Zero rated work? Do you just take their word for it?
It's always nice when a customer lets you know that the work that you would like to carry out for them is zero rated. In essence it means that you can still claim back the VAT in relation to your expenses for this job even though you do not have to pay over VAT on the income to HMRC (this does not include business on the Flat Rate Scheme).
In this example we will refer to completion of a wetroom in a disabled persons' house.
What do you do? Sure it's tempting not to charge the VAT at the standard rate of 20%, but if you did have an investigation what would happen? Surely you can't just take the customers word? How do I protect myself and of course, my business?
HMRC state that you need evidence to back up your claim, should you ever get investigated
A declaration should:
- contain enough information to show that your customer qualifies for the relief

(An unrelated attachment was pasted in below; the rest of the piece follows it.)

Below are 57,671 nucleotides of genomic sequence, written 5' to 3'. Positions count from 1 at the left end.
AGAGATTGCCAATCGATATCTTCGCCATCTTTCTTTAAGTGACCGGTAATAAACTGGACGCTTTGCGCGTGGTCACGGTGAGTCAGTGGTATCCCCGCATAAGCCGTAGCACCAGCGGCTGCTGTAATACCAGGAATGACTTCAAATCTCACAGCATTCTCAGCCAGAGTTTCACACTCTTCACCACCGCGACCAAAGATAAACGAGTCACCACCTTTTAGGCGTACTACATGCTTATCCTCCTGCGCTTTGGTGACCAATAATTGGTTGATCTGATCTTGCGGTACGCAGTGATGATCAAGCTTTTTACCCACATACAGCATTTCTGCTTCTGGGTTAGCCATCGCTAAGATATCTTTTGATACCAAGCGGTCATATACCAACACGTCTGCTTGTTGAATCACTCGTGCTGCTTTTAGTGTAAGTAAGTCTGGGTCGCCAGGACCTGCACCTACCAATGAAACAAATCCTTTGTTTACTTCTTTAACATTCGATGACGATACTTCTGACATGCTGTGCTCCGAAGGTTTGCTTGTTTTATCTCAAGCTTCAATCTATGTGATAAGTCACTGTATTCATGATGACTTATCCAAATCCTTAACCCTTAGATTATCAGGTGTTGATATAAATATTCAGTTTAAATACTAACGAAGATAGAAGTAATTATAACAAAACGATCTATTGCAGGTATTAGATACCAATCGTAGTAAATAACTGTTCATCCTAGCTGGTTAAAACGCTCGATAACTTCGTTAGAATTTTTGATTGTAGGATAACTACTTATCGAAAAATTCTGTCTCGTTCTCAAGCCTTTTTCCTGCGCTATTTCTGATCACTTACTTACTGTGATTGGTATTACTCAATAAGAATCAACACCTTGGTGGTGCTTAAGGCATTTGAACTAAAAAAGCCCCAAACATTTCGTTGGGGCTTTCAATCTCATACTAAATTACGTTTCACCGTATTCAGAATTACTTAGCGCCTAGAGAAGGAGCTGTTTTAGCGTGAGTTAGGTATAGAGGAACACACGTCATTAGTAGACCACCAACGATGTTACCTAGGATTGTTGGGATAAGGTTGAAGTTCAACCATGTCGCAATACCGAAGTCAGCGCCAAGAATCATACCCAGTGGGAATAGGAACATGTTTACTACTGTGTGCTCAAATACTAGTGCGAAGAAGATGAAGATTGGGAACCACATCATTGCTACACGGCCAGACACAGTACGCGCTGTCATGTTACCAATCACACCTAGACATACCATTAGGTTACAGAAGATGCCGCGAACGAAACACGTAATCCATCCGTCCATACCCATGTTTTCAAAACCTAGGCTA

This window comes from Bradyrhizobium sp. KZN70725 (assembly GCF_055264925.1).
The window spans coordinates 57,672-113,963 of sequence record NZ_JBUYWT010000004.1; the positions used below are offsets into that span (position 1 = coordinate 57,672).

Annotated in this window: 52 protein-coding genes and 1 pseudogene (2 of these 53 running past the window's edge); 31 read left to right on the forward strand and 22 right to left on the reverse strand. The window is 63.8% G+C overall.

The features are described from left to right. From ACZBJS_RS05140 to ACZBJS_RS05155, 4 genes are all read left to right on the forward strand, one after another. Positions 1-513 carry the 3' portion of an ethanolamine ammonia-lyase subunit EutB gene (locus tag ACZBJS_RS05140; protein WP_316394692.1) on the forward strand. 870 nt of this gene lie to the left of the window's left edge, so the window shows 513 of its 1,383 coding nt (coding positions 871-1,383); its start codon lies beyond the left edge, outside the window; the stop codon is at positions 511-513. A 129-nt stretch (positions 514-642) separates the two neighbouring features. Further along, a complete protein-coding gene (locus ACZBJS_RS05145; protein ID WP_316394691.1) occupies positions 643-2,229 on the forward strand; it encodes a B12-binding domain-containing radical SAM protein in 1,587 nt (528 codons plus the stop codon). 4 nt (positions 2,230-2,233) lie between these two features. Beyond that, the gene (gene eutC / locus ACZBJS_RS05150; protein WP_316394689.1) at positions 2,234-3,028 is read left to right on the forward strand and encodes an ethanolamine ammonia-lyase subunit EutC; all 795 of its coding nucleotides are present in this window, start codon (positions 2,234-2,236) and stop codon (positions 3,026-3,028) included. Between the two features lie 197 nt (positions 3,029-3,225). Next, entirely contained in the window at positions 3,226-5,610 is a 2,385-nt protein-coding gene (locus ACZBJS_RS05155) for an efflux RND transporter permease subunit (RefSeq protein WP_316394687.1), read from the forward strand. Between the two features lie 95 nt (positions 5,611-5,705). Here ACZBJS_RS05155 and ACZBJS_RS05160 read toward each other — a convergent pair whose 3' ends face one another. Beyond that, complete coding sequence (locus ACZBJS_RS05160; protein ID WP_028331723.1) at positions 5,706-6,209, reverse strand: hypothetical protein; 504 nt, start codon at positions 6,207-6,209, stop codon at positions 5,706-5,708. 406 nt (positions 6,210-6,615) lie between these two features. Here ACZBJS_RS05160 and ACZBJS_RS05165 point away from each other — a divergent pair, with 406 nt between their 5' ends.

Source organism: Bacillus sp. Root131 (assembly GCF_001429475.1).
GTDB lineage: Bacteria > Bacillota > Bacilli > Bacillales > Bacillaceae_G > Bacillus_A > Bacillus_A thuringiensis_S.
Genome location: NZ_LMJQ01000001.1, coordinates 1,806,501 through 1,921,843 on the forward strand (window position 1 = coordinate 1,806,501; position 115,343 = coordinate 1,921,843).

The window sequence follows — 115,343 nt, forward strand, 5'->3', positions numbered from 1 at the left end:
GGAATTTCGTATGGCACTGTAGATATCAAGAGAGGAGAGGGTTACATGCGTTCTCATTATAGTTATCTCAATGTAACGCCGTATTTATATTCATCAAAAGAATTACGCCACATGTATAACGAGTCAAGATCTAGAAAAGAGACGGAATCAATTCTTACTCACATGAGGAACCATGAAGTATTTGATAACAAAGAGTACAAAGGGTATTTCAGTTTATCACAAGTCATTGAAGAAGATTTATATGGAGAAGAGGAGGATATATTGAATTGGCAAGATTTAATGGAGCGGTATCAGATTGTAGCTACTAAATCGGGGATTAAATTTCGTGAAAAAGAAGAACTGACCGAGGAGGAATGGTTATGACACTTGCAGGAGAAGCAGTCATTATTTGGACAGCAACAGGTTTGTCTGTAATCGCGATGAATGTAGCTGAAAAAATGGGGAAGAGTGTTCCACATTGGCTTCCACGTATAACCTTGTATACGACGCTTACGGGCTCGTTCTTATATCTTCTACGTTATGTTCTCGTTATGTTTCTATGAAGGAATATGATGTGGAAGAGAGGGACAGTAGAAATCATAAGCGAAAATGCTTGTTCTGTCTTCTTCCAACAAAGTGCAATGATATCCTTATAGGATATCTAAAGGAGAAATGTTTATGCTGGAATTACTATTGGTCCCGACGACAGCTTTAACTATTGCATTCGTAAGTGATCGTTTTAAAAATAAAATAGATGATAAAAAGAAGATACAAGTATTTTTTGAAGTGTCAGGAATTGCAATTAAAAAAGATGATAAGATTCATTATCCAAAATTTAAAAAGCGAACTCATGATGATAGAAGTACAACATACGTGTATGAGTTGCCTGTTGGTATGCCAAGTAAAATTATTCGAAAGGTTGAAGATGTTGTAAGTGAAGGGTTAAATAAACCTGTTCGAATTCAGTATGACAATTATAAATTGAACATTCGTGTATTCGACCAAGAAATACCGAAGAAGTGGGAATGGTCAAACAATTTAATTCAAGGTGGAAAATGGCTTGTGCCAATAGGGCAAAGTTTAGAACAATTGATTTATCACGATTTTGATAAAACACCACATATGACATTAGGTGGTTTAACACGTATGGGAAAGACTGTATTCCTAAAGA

- be separate - or clearly different from - any order form or invoice for the goods or services
Okay so you now know what kind of paperwork HMRC are looking for to be classified as evidence. Now, all you need to do is get the document signed. But the disable customer cannot actually sign the declaration? The disable customer is a child? The customer has only sent an email?
HMRC state that if the customer cannot actually sign the declaration due to age/disability then it can be signed by HMRC will accept the signature of the person's parent, guardian, doctor or another responsible person.
You can accept electronic customer declarations, for example by email or fax. With some electronic declarations it's not possible for the customer to sign their name. So it's important you keep some evidence of where the document came from, like the original email message that shows the sender's address.
Like a paper declaration, it should be clear that an electronic declaration isn't an order form or invoice.
Of course, if think the customer's declaration isn't legit - then don't zero rate it. There are penalties for making / accepting false declarations... and the whole point of this blog is to save you money.
P.S. - if you would like a template for a 'declaration' email me: email@example.com